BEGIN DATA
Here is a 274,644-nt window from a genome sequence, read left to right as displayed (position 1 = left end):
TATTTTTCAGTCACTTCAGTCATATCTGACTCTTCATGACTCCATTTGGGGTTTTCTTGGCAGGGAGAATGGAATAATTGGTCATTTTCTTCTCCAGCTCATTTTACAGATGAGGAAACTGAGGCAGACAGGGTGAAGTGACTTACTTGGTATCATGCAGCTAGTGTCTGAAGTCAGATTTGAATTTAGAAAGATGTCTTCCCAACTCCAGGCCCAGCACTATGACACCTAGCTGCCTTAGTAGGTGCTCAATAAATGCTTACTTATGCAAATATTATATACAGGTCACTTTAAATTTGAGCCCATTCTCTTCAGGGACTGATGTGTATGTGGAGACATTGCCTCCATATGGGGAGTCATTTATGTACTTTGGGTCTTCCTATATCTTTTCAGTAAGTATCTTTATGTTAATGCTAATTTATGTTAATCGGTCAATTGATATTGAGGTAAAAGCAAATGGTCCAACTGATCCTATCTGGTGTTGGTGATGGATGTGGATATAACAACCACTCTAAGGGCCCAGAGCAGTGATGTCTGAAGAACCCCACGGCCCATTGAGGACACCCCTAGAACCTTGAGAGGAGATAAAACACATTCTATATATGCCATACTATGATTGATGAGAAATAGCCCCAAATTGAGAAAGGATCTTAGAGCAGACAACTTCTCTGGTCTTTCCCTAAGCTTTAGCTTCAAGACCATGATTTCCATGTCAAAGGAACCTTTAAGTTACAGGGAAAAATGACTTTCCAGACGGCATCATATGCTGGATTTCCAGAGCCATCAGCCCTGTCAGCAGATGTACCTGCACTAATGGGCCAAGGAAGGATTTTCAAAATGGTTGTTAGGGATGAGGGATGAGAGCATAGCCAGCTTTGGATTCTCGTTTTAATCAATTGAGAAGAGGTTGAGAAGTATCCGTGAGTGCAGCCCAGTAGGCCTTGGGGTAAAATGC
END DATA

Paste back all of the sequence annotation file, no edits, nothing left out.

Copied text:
Here is a 274,644-nt window from a genome sequence, read left to right as displayed (position 1 = left end):
TATTTTTCAGTCACTTCAGTCATATCTGACTCTTCATGACTCCATTTGGGGTTTTCTTGGCAGGGAGAATGGAATAATTGGTCATTTTCTTCTCCAGCTCATTTTACAGATGAGGAAACTGAGGCAGACAGGGTGAAGTGACTTACTTGGTATCATGCAGCTAGTGTCTGAAGTCAGATTTGAATTTAGAAAGATGTCTTCCCAACTCCAGGCCCAGCACTATGACACCTAGCTGCCTTAGTAGGTGCTCAATAAATGCTTACTTATGCAAATATTATATACAGGTCACTTTAAATTTGAGCCCATTCTCTTCAGGGACTGATGTGTATGTGGAGACATTGCCTCCATATGGGGAGTCATTTATGTACTTTGGGTCTTCCTATATCTTTTCAGTAAGTATCTTTATGTTAATGCTAATTTATGTTAATCGGTCAATTGATATTGAGGTAAAAGCAAATGGTCCAACTGATCCTATCTGGTGTTGGTGATGGATGTGGATATAACAACCACTCTAAGGGCCCAGAGCAGTGATGTCTGAAGAACCCCACGGCCCATTGAGGACACCCCTAGAACCTTGAGAGGAGATAAAACACATTCTATATATGCCATACTATGATTGATGAGAAATAGCCCCAAATTGAGAAAGGATCTTAGAGCAGACAACTTCTCTGGTCTTTCCCTAAGCTTTAGCTTCAAGACCATGATTTCCATGTCAAAGGAACCTTTAAGTTACAGGGAAAAATGACTTTCCAGACGGCATCATATGCTGGATTTCCAGAGCCATCAGCCCTGTCAGCAGATGTACCTGCACTAATGGGCCAAGGAAGGATTTTCAAAATGGTTGTTAGGGATGAGGGATGAGAGCATAGCCAGCTTTGGATTCTCGTTTTAATCAATTGAGAAGAGGTTGAGAAGTATCCGTGAGTGCAGCCCAGTAGGCCTTGGGGTAAAATGC